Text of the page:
There is no doubt that you have come across the virtual assistant (or voice assistant). Whether you have it on a smartphone or you use it via a digital speaker in your home, you have probably spent some time using some type of virtual assistant.
Today, virtual assistants are integrated into several products: phones, smart hubs, cars, and more. These virtual assistants, fueled by truckloads of data, can be quite useful for an individual, but what needs to happen before they can actually be trusted for business?
Virtual Assistants Aren’t All That Beneficial
Virtual assistants, for all that has been made of them, are still limited in their effectiveness. With their simple, direct line of operation–command, action, response–they don’t offer a lot, right now. They are useful to sync to some smart things (maybe), sync to your music, tell you the weather forecast, and a load of other simple functions that could be labeled “useful”, but aren’t going to help a person all that much.
Beyond that limited technology, however, you are looking at the future, where touch is replaced by voice. Some of the most powerful companies in the world are all-in on the development of this technology. Apple has Siri, Google has Google Assistant, Samsung has Bixby, Amazon has Alexa, and Microsoft has Cortana. Those are some heavy hitters developing this technology. It must be important, right?
It is. For them.
Voice gives organizations the chance to intimately know individual consumers. This type of personalization is exactly what modern consumers use, even if it serves to creep them out. With practical uses of smartphones unquestioned–and the utility of smart speakers (and other distribution methods of these applications) growing–it’s only a matter of time where it will be successfully integrated to the workplace.
For that to happen there needs to be:
While cool, what do you expect to do with your Echo Dot or Google Home Mini? Not very much. The competition between vendors will drive innovation of this technology forward faster than it would without it, but if the only benefit of these devices is to search databases with your voice, it will continue to be a middling product. There will need to be a concerted effort to improve these products, and their attached services if they ever want to be useful in the workplace.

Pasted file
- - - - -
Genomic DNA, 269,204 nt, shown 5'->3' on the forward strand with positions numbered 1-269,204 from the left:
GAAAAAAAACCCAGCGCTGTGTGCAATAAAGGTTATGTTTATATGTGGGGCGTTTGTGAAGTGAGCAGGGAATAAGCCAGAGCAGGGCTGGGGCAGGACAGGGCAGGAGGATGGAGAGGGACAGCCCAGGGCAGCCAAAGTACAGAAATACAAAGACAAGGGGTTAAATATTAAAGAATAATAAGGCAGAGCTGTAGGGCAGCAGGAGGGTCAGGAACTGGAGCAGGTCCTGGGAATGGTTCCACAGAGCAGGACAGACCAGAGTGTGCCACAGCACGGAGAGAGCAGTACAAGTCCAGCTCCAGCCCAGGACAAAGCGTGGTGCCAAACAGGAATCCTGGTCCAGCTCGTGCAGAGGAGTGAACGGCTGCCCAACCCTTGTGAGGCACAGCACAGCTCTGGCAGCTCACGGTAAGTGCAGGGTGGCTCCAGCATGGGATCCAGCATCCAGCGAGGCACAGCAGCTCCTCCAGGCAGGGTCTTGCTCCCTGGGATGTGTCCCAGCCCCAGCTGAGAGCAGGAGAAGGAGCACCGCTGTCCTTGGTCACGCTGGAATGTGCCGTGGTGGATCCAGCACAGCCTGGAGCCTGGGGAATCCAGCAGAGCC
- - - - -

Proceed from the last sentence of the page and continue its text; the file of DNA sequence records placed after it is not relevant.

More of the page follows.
The application developers have an uphill battle ahead of them. In order to completely understand the intricacies of human communication, you have to be able to ascertain tone, syntax, and even non-verbal cues. While microphone technology is improving, it stands to reason that virtual assistants will need to make massive improvements on how they understand a person’s voice if they are ever going to be a useful tool.
Unfortunately, these companies did this to themselves. The most significant hurdle in the adoption of virtual assistants is the data collection strategy behind them. People simply do not trust that these devices, and the companies that manufacture them, can be trusted. If the past decade of data collection practices is any indication of how these companies are going to operate, you’re better off with a pad of paper. For now, the technology needs to be viewed as a tool, rather than a rule. Meaning that virtual assistants are a technology that is in its infancy and shouldn’t be trusted.